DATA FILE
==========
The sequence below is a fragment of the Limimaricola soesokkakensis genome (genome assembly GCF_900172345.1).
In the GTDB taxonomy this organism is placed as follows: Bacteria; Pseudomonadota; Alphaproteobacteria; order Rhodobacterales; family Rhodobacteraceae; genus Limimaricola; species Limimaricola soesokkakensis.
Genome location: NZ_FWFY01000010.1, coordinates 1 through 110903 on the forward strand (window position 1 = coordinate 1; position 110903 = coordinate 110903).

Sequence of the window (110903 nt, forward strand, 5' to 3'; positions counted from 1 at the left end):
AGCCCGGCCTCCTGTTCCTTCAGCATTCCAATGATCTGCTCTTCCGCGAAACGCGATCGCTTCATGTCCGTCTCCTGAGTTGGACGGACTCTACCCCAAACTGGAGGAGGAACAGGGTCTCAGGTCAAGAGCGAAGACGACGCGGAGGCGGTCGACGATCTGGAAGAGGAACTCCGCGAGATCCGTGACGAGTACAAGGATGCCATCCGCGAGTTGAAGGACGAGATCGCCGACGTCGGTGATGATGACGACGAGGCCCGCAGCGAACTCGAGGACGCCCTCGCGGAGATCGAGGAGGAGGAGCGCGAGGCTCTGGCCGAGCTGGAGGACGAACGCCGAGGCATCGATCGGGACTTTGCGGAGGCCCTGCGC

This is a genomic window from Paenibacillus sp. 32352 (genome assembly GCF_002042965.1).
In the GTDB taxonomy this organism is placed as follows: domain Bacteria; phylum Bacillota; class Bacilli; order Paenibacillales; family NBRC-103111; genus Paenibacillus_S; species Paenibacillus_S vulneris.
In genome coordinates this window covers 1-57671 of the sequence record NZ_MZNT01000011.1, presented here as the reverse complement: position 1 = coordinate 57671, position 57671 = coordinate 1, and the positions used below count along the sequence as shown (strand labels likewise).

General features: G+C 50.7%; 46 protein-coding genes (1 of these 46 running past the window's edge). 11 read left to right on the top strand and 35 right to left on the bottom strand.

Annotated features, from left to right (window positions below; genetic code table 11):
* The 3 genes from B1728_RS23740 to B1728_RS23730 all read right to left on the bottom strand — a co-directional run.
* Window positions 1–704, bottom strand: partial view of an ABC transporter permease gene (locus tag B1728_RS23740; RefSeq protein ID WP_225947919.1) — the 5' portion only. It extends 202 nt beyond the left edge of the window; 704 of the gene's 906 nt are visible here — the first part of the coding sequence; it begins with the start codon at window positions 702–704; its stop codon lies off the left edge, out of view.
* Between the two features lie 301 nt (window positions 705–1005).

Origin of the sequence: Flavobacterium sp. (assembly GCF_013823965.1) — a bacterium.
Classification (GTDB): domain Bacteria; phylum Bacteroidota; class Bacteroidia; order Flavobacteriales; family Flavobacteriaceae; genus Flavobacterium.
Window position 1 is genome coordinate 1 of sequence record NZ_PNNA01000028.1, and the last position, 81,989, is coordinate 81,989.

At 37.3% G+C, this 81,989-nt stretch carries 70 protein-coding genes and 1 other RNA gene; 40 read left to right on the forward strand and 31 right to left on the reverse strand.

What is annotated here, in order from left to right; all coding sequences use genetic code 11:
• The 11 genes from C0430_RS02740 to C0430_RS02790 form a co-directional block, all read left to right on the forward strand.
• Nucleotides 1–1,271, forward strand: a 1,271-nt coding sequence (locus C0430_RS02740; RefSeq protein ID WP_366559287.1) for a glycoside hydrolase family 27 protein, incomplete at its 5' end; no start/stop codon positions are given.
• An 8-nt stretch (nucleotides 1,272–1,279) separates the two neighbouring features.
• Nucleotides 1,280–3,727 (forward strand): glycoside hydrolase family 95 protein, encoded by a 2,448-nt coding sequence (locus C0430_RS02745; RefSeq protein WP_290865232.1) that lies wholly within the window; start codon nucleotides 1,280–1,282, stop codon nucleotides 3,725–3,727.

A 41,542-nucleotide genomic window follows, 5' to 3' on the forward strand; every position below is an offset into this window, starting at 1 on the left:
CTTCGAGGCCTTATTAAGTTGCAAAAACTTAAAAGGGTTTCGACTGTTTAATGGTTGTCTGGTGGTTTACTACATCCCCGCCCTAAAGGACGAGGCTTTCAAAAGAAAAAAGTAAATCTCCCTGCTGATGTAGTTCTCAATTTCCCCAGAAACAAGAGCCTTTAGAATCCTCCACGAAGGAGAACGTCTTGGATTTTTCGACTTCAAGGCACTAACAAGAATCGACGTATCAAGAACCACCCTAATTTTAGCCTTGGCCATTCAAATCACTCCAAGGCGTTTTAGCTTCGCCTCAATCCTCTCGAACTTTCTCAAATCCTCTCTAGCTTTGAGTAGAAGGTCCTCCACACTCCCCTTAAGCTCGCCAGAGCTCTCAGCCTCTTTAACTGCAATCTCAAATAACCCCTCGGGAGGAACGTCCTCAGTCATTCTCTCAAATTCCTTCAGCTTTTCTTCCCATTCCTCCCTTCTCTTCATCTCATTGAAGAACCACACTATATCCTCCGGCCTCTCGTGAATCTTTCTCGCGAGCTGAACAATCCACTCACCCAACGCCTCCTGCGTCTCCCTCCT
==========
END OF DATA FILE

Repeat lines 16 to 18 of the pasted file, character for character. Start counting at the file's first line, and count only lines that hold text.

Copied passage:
Window position 1 is genome coordinate 1 of sequence record NZ_PNNA01000028.1, and the last position, 81,989, is coordinate 81,989.

At 37.3% G+C, this 81,989-nt stretch carries 70 protein-coding genes and 1 other RNA gene; 40 read left to right on the forward strand and 31 right to left on the reverse strand.

What is annotated here, in order from left to right; all coding sequences use genetic code 11: